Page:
Brexit Day is finally upon us. When the UK clocks strike 11pm (midnight in Brussels) on Friday, Jan. 31, Britain will leave the European Union. While the celebrations might be somewhat underwhelming, there's no doubt this is a momentous time in our political history.
It is fair to say our progress to this point has not been entirely smooth.
But you might not notice any changes for a while. That’s because Britain is in a transition period while it works out a free trade deal with the EU. This deal is vital if the UK wants to keep doing business with its biggest trading partner (in 2018, 45% of all UK exports went to the EU) with no tariffs or quotas.
Michel Barnier, the EU’s chief Brexit negotiator, said last year: “We cannot do everything in 11 months, we will need more time.” But he did say that “the principal elements” of a free-trade agreement could be agreed before the end of 2020.
Fishing rights will be the first priority in the trade talks, as the two sides aim to agree a deal on this by July 1, 2020. This has the potential for a major bust-up.
Johnson has insisted the UK will “take back control” of its waters after Brexit. The EU fears that European fishing boats will be denied access - which could devastate some coastal communities in northern Europe. Irish PM Leo Varadkar has said the UK needs to make concessions on fishing rights if it wants access to the EU’s financial services.
July 1 is also the deadline for Britain to request an extension to the transition period. The UK government is adamant this will not happen.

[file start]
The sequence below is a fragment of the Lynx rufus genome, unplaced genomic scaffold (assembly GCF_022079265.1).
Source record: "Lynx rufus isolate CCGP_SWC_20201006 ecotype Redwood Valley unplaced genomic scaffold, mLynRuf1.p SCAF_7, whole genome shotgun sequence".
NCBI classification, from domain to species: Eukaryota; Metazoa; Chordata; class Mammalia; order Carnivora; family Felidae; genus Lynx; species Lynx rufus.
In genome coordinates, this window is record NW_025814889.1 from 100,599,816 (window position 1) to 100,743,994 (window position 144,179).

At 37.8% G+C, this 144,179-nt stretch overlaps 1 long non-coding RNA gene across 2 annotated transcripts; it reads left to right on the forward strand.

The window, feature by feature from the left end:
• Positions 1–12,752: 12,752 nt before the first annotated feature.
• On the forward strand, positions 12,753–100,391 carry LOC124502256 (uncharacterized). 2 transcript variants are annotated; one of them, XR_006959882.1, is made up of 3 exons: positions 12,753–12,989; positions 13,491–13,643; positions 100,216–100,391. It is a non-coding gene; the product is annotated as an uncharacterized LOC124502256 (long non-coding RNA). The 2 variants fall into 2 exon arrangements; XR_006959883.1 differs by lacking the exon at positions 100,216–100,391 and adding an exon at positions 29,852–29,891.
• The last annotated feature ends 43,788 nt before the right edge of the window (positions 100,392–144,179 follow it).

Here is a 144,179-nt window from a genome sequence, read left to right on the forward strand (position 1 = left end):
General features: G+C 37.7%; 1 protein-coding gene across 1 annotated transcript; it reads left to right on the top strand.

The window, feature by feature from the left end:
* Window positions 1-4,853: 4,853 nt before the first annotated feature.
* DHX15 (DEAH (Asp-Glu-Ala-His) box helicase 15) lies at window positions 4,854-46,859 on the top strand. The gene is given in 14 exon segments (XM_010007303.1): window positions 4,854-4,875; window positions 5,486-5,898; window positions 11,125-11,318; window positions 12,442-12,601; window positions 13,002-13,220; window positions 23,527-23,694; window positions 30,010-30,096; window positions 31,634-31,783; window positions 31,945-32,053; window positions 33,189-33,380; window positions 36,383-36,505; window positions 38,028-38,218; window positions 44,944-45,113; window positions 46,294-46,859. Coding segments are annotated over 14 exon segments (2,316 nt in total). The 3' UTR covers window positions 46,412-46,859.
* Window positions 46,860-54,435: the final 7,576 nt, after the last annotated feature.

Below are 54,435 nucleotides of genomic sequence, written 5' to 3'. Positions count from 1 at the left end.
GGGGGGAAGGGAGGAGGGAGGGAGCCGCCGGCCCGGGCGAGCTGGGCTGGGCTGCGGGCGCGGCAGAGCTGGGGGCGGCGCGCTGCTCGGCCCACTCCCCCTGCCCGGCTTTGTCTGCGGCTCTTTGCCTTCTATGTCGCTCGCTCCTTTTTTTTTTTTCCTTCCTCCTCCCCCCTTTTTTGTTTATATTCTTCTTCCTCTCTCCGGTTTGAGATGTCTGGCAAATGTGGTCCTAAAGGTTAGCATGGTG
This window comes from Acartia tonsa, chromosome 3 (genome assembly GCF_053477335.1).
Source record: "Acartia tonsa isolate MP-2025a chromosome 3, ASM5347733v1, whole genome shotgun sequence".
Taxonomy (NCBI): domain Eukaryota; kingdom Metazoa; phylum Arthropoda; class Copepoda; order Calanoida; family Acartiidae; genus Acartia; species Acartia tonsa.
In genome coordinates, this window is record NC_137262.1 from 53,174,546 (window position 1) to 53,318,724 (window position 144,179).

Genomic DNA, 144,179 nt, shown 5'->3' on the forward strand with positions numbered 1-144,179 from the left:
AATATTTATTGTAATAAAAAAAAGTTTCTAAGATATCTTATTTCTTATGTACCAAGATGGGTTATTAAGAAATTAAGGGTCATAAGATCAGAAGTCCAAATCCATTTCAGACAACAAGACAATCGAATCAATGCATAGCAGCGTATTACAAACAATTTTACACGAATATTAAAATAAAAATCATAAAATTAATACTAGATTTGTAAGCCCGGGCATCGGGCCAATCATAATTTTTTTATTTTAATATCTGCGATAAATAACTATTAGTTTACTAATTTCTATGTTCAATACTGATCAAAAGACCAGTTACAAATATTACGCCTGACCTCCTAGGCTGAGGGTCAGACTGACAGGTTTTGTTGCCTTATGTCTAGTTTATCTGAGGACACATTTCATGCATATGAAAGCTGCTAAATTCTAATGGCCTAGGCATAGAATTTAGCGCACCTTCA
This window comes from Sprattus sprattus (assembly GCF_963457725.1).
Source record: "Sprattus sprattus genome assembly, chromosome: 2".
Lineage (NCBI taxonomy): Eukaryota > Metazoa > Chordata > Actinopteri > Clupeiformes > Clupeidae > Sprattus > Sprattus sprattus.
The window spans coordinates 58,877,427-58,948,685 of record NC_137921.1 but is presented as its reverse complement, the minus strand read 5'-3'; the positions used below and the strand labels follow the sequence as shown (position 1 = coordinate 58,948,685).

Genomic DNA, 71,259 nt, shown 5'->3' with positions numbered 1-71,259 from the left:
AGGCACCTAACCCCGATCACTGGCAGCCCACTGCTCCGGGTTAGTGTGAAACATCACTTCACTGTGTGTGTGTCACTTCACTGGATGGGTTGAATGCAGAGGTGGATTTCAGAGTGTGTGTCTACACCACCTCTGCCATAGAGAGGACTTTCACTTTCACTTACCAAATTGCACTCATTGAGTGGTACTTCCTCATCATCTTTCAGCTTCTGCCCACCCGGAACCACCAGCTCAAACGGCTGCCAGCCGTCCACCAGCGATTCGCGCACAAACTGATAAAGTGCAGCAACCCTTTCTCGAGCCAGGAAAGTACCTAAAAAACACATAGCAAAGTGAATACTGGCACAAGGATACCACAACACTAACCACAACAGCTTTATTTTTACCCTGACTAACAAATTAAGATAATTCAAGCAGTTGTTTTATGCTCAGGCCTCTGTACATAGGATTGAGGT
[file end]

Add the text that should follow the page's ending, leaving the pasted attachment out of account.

In fact, Johnson was so insistent on this point that he added a new clause to the Withdrawal Agreement Bill that ruled out any such extension. This would put an end to years of “deadlock, dither, and delay”, he told MPs in December. But shadow Brexit secretary Keir Starmer said it was “reckless and irresponsible”.
If a deal is not agreed by the end of the year, the UK and EU will be forced to trade on World Trade Organisation (WTO) terms -with tariffs on imports and exports likely to hit UK businesses hard.
There are a lot of unknowns with Brexit, not least how exactly the government plans to manage immigration once freedom of movement comes to an end. The UK and EU will also need to agree many complex areas of policy such as the licensing of medicines, supplies of electricity and gas, and data sharing and law enforcement.
Leaving the EU is one thing - figuring out how Britain works with the bloc going forward is a whole different ballgame.
Success usually comes to those who are too busy to be looking for it.